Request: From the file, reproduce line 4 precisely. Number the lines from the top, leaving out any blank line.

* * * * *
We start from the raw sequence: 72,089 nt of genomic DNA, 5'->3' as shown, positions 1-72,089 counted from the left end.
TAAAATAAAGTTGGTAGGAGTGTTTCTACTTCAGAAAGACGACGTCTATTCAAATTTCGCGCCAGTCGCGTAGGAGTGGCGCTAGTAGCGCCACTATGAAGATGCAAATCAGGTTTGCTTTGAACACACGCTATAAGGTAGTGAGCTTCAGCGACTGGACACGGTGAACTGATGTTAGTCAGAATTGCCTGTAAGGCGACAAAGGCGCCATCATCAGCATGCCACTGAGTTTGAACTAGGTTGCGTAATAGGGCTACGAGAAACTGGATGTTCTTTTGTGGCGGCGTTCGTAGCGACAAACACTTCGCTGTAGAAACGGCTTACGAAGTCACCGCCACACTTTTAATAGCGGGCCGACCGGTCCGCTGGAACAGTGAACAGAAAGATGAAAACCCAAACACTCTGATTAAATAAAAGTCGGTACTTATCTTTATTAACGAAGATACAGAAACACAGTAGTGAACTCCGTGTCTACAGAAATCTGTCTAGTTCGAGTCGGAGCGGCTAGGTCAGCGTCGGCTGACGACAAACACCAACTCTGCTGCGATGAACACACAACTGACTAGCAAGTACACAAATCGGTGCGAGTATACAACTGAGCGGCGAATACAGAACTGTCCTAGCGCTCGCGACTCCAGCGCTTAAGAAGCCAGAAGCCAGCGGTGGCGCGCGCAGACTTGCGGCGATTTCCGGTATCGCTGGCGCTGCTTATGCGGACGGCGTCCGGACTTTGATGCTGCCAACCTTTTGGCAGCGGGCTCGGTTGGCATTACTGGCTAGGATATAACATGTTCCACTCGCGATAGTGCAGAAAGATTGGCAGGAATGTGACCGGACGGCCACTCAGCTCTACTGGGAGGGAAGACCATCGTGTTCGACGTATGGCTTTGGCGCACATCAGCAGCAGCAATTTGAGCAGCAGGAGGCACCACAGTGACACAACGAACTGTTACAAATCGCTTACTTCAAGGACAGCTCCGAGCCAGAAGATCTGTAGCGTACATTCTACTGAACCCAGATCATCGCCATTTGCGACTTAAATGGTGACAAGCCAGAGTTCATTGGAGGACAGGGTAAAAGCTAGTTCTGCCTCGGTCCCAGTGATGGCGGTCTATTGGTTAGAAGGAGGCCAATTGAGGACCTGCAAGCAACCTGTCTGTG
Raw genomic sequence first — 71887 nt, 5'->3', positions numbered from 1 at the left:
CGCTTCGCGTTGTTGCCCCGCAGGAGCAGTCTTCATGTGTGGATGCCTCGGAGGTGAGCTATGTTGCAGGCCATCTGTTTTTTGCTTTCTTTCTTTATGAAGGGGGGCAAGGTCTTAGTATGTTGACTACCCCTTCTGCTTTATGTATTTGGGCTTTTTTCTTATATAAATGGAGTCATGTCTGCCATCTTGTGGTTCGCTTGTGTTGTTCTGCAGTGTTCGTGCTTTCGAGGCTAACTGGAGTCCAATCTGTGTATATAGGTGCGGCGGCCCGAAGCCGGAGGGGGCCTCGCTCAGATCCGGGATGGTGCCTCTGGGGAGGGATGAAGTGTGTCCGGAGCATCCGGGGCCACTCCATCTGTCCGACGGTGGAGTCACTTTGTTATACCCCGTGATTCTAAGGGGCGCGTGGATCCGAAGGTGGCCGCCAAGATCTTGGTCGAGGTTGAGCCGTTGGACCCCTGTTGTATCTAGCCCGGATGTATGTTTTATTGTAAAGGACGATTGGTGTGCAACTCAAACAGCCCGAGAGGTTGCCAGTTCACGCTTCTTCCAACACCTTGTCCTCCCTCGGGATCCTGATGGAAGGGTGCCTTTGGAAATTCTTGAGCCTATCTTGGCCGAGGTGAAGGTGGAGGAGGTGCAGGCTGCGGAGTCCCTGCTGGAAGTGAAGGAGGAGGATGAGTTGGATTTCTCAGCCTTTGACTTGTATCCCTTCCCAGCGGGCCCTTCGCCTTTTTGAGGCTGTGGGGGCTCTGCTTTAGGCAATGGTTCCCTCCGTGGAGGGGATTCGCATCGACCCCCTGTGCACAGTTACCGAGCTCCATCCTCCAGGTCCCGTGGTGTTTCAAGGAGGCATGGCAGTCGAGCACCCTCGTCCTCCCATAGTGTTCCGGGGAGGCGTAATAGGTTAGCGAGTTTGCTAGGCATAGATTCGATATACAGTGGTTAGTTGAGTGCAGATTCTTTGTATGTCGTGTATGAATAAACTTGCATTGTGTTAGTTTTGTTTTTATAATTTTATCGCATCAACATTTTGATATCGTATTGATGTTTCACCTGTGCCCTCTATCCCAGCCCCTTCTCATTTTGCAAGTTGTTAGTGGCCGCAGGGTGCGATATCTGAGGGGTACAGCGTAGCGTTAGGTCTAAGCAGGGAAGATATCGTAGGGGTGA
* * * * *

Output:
CGCTTCGCGTTGTTGCCCCGCAGGAGCAGTCTTCATGTGTGGATGCCTCGGAGGTGAGCTATGTTGCAGGCCATCTGTTTTTTGCTTTCTTTCTTTATGAAGGGGGGCAAGGTCTTAGTATGTTGACTACCCCTTCTGCTTTATGTATTTGGGCTTTTTTCTTATATAAATGGAGTCATGTCTGCCATCTTGTGGTTCGCTTGTGTTGTTCTGCAGTGTTCGTGCTTTCGAGGCTAACTGGAGTCCAATCTGTGTATATAGGTGCGGCGGCCCGAAGCCGGAGGGGGCCTCGCTCAGATCCGGGATGGTGCCTCTGGGGAGGGATGAAGTGTGTCCGGAGCATCCGGGGCCACTCCATCTGTCCGACGGTGGAGTCACTTTGTTATACCCCGTGATTCTAAGGGGCGCGTGGATCCGAAGGTGGCCGCCAAGATCTTGGTCGAGGTTGAGCCGTTGGACCCCTGTTGTATCTAGCCCGGATGTATGTTTTATTGTAAAGGACGATTGGTGTGCAACTCAAACAGCCCGAGAGGTTGCCAGTTCACGCTTCTTCCAACACCTTGTCCTCCCTCGGGATCCTGATGGAAGGGTGCCTTTGGAAATTCTTGAGCCTATCTTGGCCGAGGTGAAGGTGGAGGAGGTGCAGGCTGCGGAGTCCCTGCTGGAAGTGAAGGAGGAGGATGAGTTGGATTTCTCAGCCTTTGACTTGTATCCCTTCCCAGCGGGCCCTTCGCCTTTTTGAGGCTGTGGGGGCTCTGCTTTAGGCAATGGTTCCCTCCGTGGAGGGGATTCGCATCGACCCCCTGTGCACAGTTACCGAGCTCCATCCTCCAGGTCCCGTGGTGTTTCAAGGAGGCATGGCAGTCGAGCACCCTCGTCCTCCCATAGTGTTCCGGGGAGGCGTAATAGGTTAGCGAGTTTGCTAGGCATAGATTCGATATACAGTGGTTAGTTGAGTGCAGATTCTTTGTATGTCGTGTATGAATAAACTTGCATTGTGTTAGTTTTGTTTTTATAATTTTATCGCATCAACATTTTGATATCGTATTGATGTTTCACCTGTGCCCTCTATCCCAGCCCCTTCTCATTTTGCAAGTTGTTAGTGGCCGCAGGGTGCGATATCTGAGGGGTACAGCGTAGCGTTAGGTCTAAGCAGGGAAGATATCGTAGGGGTGA